The baby was going to be named Annye-Elizabeth.
It was emblematic of how much Beth Lindenberg's family meant to her. She came up with the name by combining the first names of the oldest daughters of her two sisters.
But the baby girl who was to be Beth's second child never was. When the fetus was 16 weeks old, tests showed the baby would be born with Down's syndrome.
Beth Lindenberg had plenty of life's good things, a husband she loved and a wonderful toddler son. But she had married late, at 43. In a little more than two years, she endured three miscarriages. She wasn't going to have another chance for another child. She wanted this one so much she had previously vowed that if something went wrong, she wouldn't have an abortion.
The vow was made before her doctor called and murmured, "I'm sorry, I'm sorry," over the phone. It was made before she thought of what it would mean to have such a child at home. Could they afford the medical bills? Would her relationship with her son be hurt? What strain would be put on her marriage? Who would care for this child when she was gone?
"All these things had to be weighed," she said. The weighing went on for two days and two nights, but only two. She couldn't bear to agonize. "I didn't want to feel her kick inside me."
Nobody could tell Beth how damaged her child might be. Nobody could tell her how it felt to be caught in such an excruciating dilemma in which abortion is just one possible solution.
On the second of those two terrible nights, Beth said, "I went to bed not knowing (what to do). I woke up knowing."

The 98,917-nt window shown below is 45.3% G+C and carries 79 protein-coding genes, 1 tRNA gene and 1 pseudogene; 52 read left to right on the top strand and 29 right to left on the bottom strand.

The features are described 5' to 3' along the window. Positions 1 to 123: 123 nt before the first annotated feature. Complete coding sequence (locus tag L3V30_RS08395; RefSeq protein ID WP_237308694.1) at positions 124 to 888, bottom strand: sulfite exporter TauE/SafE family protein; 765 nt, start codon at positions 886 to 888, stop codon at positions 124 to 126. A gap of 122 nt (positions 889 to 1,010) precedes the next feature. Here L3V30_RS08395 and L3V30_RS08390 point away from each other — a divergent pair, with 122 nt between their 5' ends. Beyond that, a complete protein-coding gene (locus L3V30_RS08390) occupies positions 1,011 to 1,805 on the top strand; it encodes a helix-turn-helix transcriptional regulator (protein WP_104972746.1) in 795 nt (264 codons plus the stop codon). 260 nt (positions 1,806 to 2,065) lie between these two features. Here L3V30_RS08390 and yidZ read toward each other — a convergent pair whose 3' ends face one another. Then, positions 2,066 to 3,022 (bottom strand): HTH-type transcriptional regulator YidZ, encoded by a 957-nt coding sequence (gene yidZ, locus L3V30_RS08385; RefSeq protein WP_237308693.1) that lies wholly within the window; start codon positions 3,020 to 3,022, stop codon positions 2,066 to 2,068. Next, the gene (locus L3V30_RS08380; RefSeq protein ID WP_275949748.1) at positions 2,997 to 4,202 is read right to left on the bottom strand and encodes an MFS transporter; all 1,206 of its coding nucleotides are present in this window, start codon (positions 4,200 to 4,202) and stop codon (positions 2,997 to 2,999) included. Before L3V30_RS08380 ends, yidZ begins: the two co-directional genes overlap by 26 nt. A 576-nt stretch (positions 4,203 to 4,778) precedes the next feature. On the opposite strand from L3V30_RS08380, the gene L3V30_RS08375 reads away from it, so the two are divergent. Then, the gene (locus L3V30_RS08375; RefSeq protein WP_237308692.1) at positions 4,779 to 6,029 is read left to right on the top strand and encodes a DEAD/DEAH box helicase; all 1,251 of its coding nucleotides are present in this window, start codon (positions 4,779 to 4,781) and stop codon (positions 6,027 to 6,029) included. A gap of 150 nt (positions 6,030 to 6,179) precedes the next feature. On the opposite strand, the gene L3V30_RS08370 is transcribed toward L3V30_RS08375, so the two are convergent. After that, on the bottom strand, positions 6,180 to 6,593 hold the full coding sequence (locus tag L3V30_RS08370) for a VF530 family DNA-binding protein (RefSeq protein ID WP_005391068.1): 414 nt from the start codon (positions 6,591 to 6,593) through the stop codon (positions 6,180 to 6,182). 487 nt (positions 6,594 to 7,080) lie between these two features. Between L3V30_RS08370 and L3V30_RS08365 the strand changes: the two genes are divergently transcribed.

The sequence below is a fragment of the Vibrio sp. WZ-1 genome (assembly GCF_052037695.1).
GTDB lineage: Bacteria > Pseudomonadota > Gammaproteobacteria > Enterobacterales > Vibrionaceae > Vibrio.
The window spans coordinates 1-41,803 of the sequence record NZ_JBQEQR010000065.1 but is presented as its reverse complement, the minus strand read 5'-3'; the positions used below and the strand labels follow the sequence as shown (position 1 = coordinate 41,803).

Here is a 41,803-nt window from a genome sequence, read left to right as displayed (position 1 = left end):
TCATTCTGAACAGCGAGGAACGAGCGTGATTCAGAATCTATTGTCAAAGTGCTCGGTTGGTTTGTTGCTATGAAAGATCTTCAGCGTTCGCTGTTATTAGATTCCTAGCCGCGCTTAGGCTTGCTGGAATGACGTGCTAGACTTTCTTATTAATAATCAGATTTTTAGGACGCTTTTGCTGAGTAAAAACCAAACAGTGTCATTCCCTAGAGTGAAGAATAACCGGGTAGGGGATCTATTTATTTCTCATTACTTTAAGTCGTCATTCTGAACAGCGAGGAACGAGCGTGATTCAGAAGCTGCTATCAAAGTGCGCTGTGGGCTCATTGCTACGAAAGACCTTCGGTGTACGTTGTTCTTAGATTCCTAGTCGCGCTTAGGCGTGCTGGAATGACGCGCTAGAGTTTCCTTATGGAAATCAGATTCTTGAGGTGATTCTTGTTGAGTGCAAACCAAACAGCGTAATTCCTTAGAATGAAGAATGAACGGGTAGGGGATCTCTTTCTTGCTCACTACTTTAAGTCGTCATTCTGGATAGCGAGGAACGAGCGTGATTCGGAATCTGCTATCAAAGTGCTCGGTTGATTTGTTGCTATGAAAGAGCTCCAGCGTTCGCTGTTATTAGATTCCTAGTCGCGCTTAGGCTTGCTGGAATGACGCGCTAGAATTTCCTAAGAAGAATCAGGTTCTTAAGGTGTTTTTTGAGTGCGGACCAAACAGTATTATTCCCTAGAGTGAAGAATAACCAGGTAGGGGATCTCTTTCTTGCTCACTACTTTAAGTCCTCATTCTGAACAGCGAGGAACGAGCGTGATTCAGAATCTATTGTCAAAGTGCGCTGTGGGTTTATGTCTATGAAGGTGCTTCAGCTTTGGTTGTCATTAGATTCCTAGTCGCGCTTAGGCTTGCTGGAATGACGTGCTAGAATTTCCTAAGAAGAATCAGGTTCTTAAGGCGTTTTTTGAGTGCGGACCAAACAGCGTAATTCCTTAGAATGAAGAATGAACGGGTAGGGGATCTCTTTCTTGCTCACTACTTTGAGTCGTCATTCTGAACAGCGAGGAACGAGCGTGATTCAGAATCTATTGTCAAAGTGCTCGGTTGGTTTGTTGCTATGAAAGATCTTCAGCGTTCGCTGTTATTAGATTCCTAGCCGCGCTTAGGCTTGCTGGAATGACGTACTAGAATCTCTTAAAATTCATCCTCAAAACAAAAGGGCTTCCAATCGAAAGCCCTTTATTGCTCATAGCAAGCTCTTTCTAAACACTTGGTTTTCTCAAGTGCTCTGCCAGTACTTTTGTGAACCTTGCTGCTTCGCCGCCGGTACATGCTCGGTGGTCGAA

She was sure that keeping the pregnancy going meant giving birth to a child "who will never be able to love deeply, to appreciate beauty, to understand reason _ that's what makes life worth living."
Women rarely talk about their abortions. This story, unusual as it is, should end with this fact, that on Nov. 18, 1997, Beth Lindenberg ended her pregnancy at St. Petersburg's Bayfront Medical Center.
This story should end here, but it can't. A few months ago, Beth learned that her case, with her name attached, was one of 15 circulated at a meeting in late 1997 involving doctors and a Catholic nun, Sister Pat Shirley. Bayfront and several other non-Catholic hospitals were joining the consortium called Baycare with St. Anthony's of St. Petersburg and St. Joseph's in Tampa. On behalf of the Catholic hospitals, Sister Pat, as she's known, wanted guidelines adopted on when pregnancy terminations would be permitted.
Beth's own physician, Dr. Jose Prieto, was there because he specializes in high-risk pregnancies. Prieto objected to the use of the names in the meeting, citing patient confidentiality. Although Sister Pat disputes this, Prieto maintains that after a few minutes of discussion, the list of patient names was removed from the room
Beth Lindenberg had her abortion just prior to the start of Baycare. If her pregnancy had gone wrong only a few months later, she wouldn't have been able to get an abortion at Bayfront. They are no longer performed in Down's syndrome cases, regardless of the mother's wishes.
Beth Lindenberg later wrote a letter to Sister Pat, to object to the circulation of her name and to Bayfront's policies, and to try to persuade Sister Pat that there was nothing convenient _ a word abortion critics often use _ about her anguished decision. Of course, Beth had no luck. But at least we know now what has happened virtually in secret _ the imposition of Catholic philosophy on medical decisionmaking in several bay-area hospitals.
Beth Lindenberg is afraid now. Talking about abortion can be very, very dangerous. "But somebody has to stand up," she said.
"I want your article to teach others what it's like to go through this. I couldn't teach Sister Pat. But maybe the secular world, I could enlighten them a bit."